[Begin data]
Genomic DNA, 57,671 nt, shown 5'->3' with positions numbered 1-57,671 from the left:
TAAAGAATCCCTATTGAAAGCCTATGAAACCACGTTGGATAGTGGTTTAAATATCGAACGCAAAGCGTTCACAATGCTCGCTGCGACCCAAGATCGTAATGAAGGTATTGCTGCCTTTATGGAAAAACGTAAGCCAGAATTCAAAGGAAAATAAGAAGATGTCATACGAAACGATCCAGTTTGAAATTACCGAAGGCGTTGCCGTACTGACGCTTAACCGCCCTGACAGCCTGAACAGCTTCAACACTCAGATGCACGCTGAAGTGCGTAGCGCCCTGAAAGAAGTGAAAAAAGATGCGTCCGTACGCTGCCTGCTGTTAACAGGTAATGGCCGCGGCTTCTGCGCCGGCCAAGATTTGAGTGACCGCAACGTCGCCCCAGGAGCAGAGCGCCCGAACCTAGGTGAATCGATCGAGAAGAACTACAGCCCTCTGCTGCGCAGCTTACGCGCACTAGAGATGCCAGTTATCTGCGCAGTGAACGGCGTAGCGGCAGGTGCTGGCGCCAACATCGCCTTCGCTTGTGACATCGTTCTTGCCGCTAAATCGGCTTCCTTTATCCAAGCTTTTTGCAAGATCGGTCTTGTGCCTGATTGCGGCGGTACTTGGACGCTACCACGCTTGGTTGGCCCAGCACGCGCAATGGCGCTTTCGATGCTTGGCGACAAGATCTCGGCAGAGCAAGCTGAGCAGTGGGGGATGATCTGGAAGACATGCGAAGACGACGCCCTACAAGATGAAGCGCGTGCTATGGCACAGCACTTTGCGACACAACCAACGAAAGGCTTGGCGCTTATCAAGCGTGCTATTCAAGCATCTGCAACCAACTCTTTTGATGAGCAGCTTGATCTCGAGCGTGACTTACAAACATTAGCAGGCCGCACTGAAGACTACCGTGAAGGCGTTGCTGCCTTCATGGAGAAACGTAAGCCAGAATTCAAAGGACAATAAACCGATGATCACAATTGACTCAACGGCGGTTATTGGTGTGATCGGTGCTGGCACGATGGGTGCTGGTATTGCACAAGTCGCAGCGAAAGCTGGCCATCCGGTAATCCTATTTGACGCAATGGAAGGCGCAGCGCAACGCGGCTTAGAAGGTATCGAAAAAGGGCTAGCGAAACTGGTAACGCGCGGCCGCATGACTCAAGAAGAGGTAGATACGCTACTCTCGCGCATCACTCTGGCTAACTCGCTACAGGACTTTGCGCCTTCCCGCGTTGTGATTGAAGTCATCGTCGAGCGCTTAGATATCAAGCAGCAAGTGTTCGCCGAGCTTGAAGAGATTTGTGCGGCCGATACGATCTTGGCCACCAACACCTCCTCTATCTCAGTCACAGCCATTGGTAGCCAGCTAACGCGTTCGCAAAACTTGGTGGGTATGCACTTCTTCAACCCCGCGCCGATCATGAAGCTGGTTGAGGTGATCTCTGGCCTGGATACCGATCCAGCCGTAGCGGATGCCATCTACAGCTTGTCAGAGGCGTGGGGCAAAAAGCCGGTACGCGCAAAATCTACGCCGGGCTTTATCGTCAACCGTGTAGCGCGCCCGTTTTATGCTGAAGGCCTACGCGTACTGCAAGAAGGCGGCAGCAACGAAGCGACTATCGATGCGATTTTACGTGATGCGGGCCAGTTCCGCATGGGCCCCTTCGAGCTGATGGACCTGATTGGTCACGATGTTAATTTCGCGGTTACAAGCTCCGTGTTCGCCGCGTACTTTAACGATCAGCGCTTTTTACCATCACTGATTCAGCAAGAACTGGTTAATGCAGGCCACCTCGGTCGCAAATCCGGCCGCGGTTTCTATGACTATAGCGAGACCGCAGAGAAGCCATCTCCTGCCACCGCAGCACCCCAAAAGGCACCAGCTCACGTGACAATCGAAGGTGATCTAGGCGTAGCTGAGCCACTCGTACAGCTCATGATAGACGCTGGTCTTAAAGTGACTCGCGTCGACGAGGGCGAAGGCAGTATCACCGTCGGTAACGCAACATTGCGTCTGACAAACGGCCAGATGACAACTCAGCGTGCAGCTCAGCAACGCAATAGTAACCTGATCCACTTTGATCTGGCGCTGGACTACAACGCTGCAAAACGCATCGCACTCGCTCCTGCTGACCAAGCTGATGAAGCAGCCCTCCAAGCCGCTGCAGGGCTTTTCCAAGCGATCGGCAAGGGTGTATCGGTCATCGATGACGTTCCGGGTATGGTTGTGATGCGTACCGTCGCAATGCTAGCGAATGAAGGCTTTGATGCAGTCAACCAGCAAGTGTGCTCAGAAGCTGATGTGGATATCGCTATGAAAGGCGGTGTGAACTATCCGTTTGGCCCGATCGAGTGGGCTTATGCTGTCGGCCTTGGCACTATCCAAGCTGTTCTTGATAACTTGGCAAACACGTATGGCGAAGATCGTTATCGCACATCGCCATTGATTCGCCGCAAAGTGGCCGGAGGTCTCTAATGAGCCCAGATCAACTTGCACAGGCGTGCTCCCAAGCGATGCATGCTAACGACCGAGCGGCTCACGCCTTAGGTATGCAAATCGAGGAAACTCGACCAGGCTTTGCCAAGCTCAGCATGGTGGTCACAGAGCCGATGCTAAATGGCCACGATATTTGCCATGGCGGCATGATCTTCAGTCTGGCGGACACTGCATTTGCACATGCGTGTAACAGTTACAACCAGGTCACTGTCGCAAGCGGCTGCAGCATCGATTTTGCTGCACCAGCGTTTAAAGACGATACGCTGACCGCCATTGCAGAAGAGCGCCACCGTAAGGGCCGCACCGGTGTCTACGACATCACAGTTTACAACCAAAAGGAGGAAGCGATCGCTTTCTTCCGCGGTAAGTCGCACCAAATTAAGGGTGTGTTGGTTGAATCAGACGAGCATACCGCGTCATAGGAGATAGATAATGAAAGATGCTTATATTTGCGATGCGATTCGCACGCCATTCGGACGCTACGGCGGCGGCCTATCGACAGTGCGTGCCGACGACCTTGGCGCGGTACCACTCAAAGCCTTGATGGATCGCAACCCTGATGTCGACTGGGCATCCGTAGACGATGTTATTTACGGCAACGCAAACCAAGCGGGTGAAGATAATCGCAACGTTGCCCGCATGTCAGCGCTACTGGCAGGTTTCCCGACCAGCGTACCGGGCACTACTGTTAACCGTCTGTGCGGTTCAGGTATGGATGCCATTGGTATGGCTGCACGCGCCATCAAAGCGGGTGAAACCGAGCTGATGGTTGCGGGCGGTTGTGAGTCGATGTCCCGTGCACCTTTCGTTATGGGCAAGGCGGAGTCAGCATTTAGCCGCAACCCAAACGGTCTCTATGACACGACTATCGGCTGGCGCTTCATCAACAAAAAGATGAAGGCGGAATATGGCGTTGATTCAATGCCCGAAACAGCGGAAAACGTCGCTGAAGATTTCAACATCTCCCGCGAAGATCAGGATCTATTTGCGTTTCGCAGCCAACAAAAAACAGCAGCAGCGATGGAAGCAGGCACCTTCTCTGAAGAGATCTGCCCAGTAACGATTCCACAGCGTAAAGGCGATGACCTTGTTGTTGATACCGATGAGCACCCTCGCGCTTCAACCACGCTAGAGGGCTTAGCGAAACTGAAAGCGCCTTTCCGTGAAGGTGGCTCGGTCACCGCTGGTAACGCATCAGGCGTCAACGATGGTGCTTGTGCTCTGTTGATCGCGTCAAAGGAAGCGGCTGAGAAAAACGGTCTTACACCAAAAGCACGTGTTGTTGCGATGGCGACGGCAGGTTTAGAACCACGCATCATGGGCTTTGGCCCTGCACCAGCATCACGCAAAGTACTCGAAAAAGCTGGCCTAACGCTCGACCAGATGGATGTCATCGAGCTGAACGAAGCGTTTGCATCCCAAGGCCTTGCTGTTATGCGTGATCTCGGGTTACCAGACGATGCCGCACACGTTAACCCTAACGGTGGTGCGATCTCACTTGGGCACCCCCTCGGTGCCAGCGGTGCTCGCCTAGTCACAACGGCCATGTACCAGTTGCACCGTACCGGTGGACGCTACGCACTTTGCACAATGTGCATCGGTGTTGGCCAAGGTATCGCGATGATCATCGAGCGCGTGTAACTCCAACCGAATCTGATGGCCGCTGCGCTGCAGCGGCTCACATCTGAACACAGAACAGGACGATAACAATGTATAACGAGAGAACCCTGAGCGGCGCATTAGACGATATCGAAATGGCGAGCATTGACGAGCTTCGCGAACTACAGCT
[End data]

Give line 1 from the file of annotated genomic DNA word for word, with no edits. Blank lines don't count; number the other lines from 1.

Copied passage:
Genomic DNA, 57,671 nt, shown 5'->3' with positions numbered 1-57,671 from the left: